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prevalence of dementia

Walter Pirker, Regina Katzenschlager
Human gait depends on a complex interplay of major parts of the nervous, musculoskeletal and cardiorespiratory systems. The individual gait pattern is influenced by age, personality, mood and sociocultural factors. The preferred walking speed in older adults is a sensitive marker of general health and survival. Safe walking requires intact cognition and executive control. Gait disorders lead to a loss of personal freedom, falls and injuries and result in a marked reduction in the quality of life. Acute onset of a gait disorder may indicate a cerebrovascular or other acute lesion in the nervous system but also systemic diseases or adverse effects of medication, in particular polypharmacy including sedatives...
October 21, 2016: Wiener Klinische Wochenschrift
(no author information available yet)
Dementia prevalence estimates vary among population-based studies, depending on the definitions of dementia, methodologies and data sources and types of costs they use. A common approach is needed to avoid confusion and increase public and stakeholder confidence in the estimates. Since 1994, five major studies have yielded widely differing estimates of dementia prevalence and monetary costs of dementia in Canada. These studies variously estimated the prevalence of dementia for the year 2011 as low as 340 170 and as high as 747 000...
October 2016: Health Promotion and Chronic Disease Prevention in Canada
Andrea Gruneir, Lauren E Griffith, Kathryn Fisher, Dilzayn Panjwani, Sima Gandhi, Li Sheng, Chris Patterson, Amiram Gafni, Jenny Ploeg, Maureen Markle-Reid
OBJECTIVE: To characterize comorbid chronic conditions, describe health services use, and estimate health care costs among community-dwelling older adults with prior stroke. METHODS: This is a retrospective cohort study using administrative data from Ontario, Canada. We identified all community-dwelling individuals aged 66 and over on April 1, 2008 (baseline), who had experienced a stroke at least 6 months prior. We estimated the prevalence of 14 comorbid conditions at baseline; we captured all physician visits, emergency department visits, hospital admissions, home care contacts, and associated costs over 5 years stratifying by number of comorbid conditions...
October 19, 2016: Neurology
Hyun Min Kim, Jong-Mi Seong, Jaetaek Kim
The objective of this study was to carry out a large population-based study to understand the factors associated with hypoglycemia-related hospitalizations among older Korean adults with diabetes mellitus.This study analyzed data from a subset of the 2013 Health Insurance and Review and Assessment service-Adult Patient Sample. A total of 307,170 subjects, comprising 41.7% men and 58.3% women, had diabetes mellitus. Hypertension (80.8%) was the most common comorbidity, and dyslipidemia (59.0%) and ischemic heart disease (21...
October 2016: Medicine (Baltimore)
M Florencia Iulita, Hélène Girouard
Hypertension and dementia are two of the most prevalent and damaging diseases associated with aging. Chronic hypertension, particularly during mid-life, is a strong risk factor for late-life cognitive decline and impairment. Hypertension is also the number one risk factor for stroke and a major contributor to the pathogenesis of vascular dementia and Alzheimer's disease. Despite the vast epidemiologic and mechanistic evidence linking hypertension to cognitive impairment, and the positive effects of blood pressure lowering on reducing the risk of post-stroke dementia, uncertainty remains about the benefit of antihypertensive medication on other forms of dementia...
October 19, 2016: Advances in Experimental Medicine and Biology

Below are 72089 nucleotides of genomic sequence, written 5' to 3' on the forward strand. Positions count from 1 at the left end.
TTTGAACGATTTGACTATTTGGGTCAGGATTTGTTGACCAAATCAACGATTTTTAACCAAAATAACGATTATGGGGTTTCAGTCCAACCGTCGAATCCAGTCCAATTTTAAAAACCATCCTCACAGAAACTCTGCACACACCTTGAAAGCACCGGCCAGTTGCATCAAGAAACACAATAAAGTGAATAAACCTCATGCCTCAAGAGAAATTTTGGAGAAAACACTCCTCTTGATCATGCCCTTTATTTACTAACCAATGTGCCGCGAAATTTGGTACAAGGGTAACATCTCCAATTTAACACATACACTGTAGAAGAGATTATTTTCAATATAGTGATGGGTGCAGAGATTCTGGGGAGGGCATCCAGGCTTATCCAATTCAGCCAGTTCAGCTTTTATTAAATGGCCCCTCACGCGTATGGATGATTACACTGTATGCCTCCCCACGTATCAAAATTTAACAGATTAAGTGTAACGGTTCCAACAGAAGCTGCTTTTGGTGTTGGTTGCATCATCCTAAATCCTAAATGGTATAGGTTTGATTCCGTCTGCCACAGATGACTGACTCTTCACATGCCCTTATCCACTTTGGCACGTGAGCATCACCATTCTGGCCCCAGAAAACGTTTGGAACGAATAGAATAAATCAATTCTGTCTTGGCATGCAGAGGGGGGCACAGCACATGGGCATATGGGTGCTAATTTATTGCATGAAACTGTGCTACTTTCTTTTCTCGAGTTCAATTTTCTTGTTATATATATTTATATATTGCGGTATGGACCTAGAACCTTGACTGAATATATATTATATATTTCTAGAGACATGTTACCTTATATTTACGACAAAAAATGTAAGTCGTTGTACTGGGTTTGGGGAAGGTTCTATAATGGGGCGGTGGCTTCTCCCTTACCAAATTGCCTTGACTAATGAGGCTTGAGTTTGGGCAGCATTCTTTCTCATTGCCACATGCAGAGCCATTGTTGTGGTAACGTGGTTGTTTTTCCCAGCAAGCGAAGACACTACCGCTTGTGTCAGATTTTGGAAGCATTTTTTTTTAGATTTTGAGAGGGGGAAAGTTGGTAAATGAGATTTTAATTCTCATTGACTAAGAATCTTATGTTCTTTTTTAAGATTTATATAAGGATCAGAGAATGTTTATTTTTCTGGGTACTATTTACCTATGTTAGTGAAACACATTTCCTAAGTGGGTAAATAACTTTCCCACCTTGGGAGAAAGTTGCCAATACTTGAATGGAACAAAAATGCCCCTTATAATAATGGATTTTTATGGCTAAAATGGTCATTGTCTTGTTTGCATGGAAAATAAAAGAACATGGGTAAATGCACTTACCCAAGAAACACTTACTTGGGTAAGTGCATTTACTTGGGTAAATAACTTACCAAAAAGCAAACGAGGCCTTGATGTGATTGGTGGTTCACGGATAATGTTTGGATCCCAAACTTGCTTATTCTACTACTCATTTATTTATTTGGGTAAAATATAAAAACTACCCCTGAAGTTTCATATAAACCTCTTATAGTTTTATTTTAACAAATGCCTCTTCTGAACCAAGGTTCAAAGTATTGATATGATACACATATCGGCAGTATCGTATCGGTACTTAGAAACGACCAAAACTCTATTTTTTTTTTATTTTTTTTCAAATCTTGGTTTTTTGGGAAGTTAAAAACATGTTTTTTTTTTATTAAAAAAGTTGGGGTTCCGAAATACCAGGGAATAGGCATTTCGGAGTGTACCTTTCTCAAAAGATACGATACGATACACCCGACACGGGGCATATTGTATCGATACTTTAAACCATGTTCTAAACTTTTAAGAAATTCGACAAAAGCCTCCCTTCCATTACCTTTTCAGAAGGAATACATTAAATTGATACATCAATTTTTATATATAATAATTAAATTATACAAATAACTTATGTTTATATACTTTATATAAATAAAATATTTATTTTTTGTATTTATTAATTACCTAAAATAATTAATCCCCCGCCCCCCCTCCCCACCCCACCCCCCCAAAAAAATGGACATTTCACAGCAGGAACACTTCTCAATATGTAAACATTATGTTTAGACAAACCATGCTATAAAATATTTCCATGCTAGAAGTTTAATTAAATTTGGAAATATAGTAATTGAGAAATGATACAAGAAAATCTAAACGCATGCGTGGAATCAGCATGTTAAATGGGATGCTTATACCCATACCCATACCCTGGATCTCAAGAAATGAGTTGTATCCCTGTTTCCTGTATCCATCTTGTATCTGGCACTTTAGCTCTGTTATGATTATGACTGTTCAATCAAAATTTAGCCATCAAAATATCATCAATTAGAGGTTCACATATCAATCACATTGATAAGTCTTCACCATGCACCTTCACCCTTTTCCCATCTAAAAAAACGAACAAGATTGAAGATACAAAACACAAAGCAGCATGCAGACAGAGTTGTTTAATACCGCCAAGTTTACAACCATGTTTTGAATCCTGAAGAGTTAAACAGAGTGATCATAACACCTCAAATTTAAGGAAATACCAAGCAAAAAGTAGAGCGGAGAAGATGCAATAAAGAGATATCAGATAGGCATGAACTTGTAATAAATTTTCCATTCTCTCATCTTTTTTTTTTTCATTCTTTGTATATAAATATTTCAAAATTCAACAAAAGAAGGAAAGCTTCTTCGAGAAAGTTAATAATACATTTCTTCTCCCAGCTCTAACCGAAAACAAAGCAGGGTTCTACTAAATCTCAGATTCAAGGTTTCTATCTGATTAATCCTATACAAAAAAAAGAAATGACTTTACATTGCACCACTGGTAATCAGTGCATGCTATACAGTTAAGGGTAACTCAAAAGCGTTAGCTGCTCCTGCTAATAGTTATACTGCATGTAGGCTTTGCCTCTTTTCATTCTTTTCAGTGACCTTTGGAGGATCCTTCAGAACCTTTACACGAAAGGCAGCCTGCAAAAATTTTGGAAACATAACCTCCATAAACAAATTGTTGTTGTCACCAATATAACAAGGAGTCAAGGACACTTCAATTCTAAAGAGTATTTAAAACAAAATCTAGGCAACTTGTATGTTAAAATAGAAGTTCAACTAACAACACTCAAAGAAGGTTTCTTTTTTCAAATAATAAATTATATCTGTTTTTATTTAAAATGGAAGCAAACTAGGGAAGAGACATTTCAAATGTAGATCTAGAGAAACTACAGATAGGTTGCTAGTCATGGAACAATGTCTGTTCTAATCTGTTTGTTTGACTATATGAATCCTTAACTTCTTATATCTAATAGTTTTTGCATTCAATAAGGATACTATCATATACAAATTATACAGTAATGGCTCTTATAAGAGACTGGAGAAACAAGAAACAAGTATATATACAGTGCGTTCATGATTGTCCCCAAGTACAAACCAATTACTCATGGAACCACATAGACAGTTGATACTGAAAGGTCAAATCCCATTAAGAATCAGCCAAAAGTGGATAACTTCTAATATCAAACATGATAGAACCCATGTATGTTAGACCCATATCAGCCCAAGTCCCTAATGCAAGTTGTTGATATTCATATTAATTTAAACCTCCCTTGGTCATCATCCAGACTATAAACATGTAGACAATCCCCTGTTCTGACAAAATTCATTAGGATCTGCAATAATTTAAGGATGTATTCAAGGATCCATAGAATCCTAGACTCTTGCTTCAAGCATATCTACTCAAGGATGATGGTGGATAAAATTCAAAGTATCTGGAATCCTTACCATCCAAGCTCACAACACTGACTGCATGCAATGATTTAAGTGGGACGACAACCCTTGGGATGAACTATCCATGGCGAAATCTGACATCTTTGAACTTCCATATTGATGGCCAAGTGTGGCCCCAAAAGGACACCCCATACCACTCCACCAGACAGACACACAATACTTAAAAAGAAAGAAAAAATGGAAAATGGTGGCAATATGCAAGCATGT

Rinko Grewal, Mona Haghighi, Shuai Huang, Amanda G Smith, Chuanhai Cao, Xiaoyang Lin, Daniel C Lee, Nancy Teten, Angela M Hill, Maj-Linda B Selenica
BACKGROUND: There is a need to investigate biomarkers that are indicative of the progression of dementia in ethnic patient populations. The disparity of information in these populations has been the focus of many clinical and academic centers, including ours, to contribute to a higher success rate in clinical trials. In this study, we have investigated plasma biomarkers in amnestic mild cognitively impaired (aMCI) female patient cohorts in the context of ethnicity and cognitive status...
October 18, 2016: Alzheimer's Research & Therapy
Ana Vrdoljak, Vanja Ivković, Sandra Karanović, Živka Dika, Ivana Vuković, Jelena Kos, Mario Laganović, Tajana Željković Vrkić, Margareta Fištrek Prlić, Ivan Pećin, Bojan Jelaković
OBJECTIVE: It was observed that glomerular hyperfiltration (GHF) is associated with progression of kidney disease in diabetics, patients in stage 1 hypertension (HT), and we found previously that eGFR decreased faster also in prehypertensives (PHT) with GHF. Here we analyzed whether GHF in PHT is associated with other biomarkers of early renal impairment. DESIGN AND METHOD: From 954 subjects enrolled in ENAH follow-up study, 371(137 m;mean age = 46years) were eligible for further analysis:100 with optimal,72 with normal BP,70 with PHT(high normal BP),and 129 with newly diagnosed untreated HT...
September 2016: Journal of Hypertension
Eero Vuoksimaa, Juha O Rinne, Noora Lindgren, Kauko Heikkilä, Markku Koskenvuo, Jaakko Kaprio
INTRODUCTION: On the basis of the proxy measures of cognitive reserve, we created a middle age self-report risk score for early prediction of dementia. METHODS: We used a longitudinal population-based study of 2602 individuals with a replication sample (N = 1011). Risk score at a mean age of 47 years was based on questions on educational and occupational attainments. Cognitive status at a mean age of 74 was determined via two validated telephone instruments. RESULTS: The prevalence of dementia was 10% after a mean follow-up of 28 years...
2016: Alzheimer's & Dementia: Diagnosis, Assessment & Disease Monitoring
F Kazour, C Awaida, L Souaiby, S Richa
INTRODUCTION: Cannabis use is very frequent in bipolar disorder and has been found to increase the duration and frequency of manic symptoms while decreasing those of depression. Bipolar patients who use cannabis were shown to have poorer compliance to treatment, more symptoms that are psychotic and a worse prognosis than patients who do not. In this study, we have evaluated the importance of cannabis use among bipolar patients admitted to the Psychiatric Hospital of the Cross, Lebanon (Hôpital Psychiatrique de la Croix [HPC]) as well as the clinical differences between cannabis users and non-users...
October 10, 2016: L'Encéphale
Christopher Rohde, Esben Agerbo, Philip Rising Nielsen
Increased prevalence of lifestyle risk factors or shared etiology may underlie the association between schizophrenia and the subsequent risk of dementia. We explored the association between having a spouse with schizophrenia and the risk of dementia. We found a positive relationship between having a spouse with schizophrenia and vascular dementia in individuals without a mental disorder themselves but no association between having a spouse with schizophrenia and Alzheimer's dementia. As spouses share environmental risk factors and lifestyle, this might suggest that the excess risk of dementia in probands with schizophrenia could be ascribed to the unhealthy living environment among individuals with schizophrenia...